With the Arab invasion in the year 711, this area was endowed with an important defensive complex, which they called “Al-kasar”, which means Alcázar-fortified palace, leaving the population within the Taifa of Toledo. After its fall in the year 1085, La Mancha became a frontier, the town being conquered and fortified at Christian hands.
The repopulation, management and defense is entrusted to the Military Order of San Juan de Jerusalén, which had been established in La Mancha in 1189, forming the Great Priory of Castilla y León, with headquarters in Consuegra, although in “Alcázar de Consuegra” establishes a priory palace.
In 1241 Alcázar de Consuegra received a population letter with 362 residents. In 1284 the prior Fernán Pérez ordered the construction of a tower as the center of power for the priory, and in 1292 King Sancho IV granted the municipality the title of Villa.
The population of Alcázar lived for many centuries under the guidelines of the Order of San Juan. At the end of the Reconquest, the main reason for the presence of the Military Orders, the dignity of Grand Prior became an honorary and lucrative title, for which the Grandees of Spain fought among themselves. Disputes over possession caused the Pope and the Grand Master of Rhodes to intervene. Carlos I, to put an end to the claims of one and the other, divided the Priory and from Castile to Don Diego de Toledo, based in Consuegra, and León to Don Antonio de Zúñiga, who had Alcázar as head.
The 16th century is the golden age of Alcazar, because with the decline of the town of Consuegra, Alcazar became the capital of the Priory of San Juan. In this same century, the gunpowder factory, the most important in the kingdom, was built in Alcázar (1518).
In 1530 Alcázar de San Juan had 18,480 inhabitants, living in it very rich and leading people, most of whom belonged to the Court. Names such as Cervantes, Valdivielso and Díaz Morante were given; Barroso and Sánchez Cotán, important painters; Juan Cobo and Diego de Torres Rubio, teachers in the East and West Indies. In addition, a tradition from Alcazar has always referred to our town as “the birthplace of Miguel de Cervantes Saavedra”.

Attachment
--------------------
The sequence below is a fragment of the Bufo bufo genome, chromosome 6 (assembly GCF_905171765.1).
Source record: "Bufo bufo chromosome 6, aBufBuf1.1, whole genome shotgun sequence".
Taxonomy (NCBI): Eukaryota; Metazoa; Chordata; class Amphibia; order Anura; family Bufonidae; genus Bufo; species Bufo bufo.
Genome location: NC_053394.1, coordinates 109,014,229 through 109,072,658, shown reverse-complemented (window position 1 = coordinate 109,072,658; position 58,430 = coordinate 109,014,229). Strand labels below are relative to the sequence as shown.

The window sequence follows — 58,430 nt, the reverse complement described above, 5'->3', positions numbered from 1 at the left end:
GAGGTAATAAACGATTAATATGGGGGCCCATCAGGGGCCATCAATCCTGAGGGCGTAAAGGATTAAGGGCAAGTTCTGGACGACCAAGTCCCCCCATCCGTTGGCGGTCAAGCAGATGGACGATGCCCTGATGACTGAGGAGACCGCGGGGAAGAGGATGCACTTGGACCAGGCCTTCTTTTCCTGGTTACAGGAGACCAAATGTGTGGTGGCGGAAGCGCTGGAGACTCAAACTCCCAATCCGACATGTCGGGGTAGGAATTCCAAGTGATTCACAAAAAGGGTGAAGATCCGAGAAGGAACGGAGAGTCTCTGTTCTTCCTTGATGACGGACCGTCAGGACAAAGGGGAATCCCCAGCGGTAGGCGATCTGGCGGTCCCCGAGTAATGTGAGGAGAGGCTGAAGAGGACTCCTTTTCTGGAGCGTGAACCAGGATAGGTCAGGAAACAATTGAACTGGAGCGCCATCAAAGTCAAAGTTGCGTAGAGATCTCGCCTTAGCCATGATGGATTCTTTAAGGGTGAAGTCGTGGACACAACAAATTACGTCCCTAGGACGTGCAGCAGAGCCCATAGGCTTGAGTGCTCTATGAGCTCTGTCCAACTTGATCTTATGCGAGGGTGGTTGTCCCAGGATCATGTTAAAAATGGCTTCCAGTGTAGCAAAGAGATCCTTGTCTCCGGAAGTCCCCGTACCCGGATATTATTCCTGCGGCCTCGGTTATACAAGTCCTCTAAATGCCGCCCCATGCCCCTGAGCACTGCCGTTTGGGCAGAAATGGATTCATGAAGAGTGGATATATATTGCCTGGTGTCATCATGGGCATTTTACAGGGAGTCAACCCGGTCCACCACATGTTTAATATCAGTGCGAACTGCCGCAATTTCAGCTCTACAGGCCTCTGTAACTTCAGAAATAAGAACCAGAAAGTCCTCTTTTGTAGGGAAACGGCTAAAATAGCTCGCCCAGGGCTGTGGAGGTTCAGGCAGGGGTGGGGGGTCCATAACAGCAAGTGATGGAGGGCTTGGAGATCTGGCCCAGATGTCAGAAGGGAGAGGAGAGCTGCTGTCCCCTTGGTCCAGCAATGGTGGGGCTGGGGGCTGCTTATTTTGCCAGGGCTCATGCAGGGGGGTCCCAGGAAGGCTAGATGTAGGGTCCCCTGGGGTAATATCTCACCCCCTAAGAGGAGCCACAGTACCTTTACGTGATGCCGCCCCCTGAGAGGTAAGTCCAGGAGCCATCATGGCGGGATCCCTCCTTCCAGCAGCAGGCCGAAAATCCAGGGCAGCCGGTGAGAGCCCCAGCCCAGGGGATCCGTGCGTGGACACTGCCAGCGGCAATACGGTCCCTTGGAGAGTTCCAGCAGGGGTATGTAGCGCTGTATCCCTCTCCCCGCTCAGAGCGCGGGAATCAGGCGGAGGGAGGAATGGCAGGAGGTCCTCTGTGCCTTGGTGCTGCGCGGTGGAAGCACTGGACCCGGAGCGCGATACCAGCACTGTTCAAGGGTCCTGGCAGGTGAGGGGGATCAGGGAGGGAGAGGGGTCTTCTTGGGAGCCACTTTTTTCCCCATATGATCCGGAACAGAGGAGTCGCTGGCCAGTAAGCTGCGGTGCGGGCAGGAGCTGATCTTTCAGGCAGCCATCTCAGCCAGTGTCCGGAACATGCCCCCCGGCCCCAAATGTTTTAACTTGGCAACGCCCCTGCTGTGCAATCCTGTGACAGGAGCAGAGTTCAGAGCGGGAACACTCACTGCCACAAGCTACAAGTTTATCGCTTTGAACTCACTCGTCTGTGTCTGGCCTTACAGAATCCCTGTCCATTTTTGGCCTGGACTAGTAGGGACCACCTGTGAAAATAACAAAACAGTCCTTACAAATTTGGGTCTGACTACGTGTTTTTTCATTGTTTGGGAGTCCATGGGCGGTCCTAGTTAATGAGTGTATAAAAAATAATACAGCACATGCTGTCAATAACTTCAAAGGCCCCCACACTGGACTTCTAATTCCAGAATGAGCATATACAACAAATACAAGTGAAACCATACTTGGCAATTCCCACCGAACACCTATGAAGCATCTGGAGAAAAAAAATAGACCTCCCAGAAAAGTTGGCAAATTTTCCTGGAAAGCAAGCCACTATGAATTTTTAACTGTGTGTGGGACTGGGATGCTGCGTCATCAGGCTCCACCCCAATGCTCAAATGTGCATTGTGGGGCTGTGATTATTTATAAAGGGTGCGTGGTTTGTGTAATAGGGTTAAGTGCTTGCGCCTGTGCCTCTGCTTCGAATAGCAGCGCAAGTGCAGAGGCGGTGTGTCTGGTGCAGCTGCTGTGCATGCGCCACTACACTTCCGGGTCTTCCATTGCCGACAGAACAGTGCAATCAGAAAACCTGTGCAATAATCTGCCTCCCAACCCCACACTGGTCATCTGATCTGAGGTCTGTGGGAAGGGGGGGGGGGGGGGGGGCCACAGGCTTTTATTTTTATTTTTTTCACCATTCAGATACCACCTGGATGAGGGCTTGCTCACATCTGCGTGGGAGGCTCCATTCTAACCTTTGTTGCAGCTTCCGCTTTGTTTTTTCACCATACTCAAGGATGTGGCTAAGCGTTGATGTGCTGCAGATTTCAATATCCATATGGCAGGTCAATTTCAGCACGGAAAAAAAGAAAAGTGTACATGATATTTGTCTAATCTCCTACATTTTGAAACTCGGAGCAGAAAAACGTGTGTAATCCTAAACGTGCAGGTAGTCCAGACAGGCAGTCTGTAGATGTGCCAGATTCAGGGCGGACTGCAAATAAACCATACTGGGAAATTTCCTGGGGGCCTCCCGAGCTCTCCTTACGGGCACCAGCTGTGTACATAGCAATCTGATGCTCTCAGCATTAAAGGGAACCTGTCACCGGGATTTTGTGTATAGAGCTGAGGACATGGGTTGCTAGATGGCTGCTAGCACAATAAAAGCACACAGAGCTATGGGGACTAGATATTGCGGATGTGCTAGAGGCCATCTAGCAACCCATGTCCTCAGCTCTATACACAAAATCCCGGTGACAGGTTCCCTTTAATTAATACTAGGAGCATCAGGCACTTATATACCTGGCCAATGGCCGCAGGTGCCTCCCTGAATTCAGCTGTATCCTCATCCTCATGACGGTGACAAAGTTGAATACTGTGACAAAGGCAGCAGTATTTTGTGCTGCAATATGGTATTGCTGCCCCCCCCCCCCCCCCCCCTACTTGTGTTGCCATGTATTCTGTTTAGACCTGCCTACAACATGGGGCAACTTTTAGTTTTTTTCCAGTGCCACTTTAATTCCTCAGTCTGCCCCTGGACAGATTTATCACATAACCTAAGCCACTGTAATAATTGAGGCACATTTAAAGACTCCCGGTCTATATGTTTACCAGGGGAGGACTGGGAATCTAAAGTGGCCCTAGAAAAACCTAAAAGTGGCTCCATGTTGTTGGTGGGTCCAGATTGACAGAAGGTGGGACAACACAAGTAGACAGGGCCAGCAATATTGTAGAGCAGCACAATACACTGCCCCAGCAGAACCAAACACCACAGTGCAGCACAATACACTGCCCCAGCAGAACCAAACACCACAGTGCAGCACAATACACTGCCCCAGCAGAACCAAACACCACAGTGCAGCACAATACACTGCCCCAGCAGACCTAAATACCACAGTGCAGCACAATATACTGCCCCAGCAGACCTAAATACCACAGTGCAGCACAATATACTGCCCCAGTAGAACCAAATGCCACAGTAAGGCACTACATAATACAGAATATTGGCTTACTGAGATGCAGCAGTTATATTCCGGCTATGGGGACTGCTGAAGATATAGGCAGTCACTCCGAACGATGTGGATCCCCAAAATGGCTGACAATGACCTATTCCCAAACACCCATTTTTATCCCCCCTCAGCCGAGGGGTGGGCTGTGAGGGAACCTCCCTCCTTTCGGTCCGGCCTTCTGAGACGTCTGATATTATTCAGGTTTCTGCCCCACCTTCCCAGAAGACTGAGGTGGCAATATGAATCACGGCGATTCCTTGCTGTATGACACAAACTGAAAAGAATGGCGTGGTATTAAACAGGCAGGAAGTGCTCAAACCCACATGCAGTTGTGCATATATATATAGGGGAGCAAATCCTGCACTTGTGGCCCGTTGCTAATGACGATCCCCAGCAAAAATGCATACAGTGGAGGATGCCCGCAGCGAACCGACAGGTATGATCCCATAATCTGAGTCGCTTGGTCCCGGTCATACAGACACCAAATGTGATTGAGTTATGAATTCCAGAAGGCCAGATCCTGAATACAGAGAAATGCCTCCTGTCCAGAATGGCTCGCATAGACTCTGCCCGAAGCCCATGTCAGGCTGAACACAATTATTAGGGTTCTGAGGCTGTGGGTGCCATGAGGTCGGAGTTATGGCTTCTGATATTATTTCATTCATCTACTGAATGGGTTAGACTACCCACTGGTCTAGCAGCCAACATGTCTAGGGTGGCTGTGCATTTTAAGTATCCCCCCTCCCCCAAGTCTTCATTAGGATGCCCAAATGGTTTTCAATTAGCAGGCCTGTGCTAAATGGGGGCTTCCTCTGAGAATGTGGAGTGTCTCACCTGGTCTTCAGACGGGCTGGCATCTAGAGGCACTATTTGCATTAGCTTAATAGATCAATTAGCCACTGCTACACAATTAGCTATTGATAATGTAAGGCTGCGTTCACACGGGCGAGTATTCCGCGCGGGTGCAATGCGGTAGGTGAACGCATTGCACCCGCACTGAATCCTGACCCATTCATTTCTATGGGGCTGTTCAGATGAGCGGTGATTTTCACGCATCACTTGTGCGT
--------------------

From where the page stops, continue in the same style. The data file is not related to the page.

In 1532, the convent of San Francisco de Asís, in transitional Gothic style, ordered to be built by Don Diego de Toledo, Prior of the Order of San Juan and Duke of Alba, was blessed. The University of Alcázar was founded in this convent, with the chairs of medicine, theology, sacred history and philosophy.
In 1546 the University and the Council of Alcázar vowed to the Immaculate Conception to free the town from a plague of locusts. So that this vow would not be forgotten, the convent of Santa Clara was built next to the hermitage of the Immaculate Conception, run by Clarisas nuns from Toledo who were in charge of caring for the hermitage. The recipe for the famous Alcázar cakes is attributed to them.
In 1601, Mrs. María de Pedroche donated a manor house to found the convent of San José, also for Clarisas nuns, since the one built years ago was too small due to the influx of Clarisas vocations.
In 1603, by agreement of the Council of Alcázar de San Juan and considering it necessary for its population that had grown considerably, a new church was built on the land where the parish of Santa Quiteria was built, so that it would be larger and more spacious. The plans for this new temple were entrusted to the architect Juan de Herrera, builder of the Escorial, which is why the church is in the Herrerian style.
In 1625 the convent of the Holy Trinity is blessed and consecrated, dedicated to Nuestra Señora de Gracia, baroque in style and run by the Trinitarian priests.
From 1665 to 1670, Prince Don Juan José of Austria, bastard son of Felipe IV with the actress María “La Calderona”, was exiled in the palace of the Order of San Juan for political reasons.
In the 18th century, the Hospitaller Order lost its religious character and became an Order of nobles. The Priory becomes an eldership of infants and princes. In this century, the Gran Prior canal was built, which was very useful for agriculture. In 1742, the Camarín de la Virgen del Rosario was completed in the collegiate church of Santa María, with a square floor plan and Baroque style, with a plinth and ceramic floor from Talavera, following the tradition of Andalusian dressing rooms.
The infant Don Gabriel Antonio de Borbón, who had been named Grand Prior of the Order of San Juan by his father, Carlos III, in 1765, considering that the hospitals that existed in Alcázar were insufficient, ordered the construction of the Hospital de Nuestra Señora de los Angeles, in 1770, on the land now occupied by the Conservatory of Music. Our town also had a Provincial Battalion in 1786. At this time, Alcázar, as the capital of the Priory of the Order of San Juan, enjoyed independence.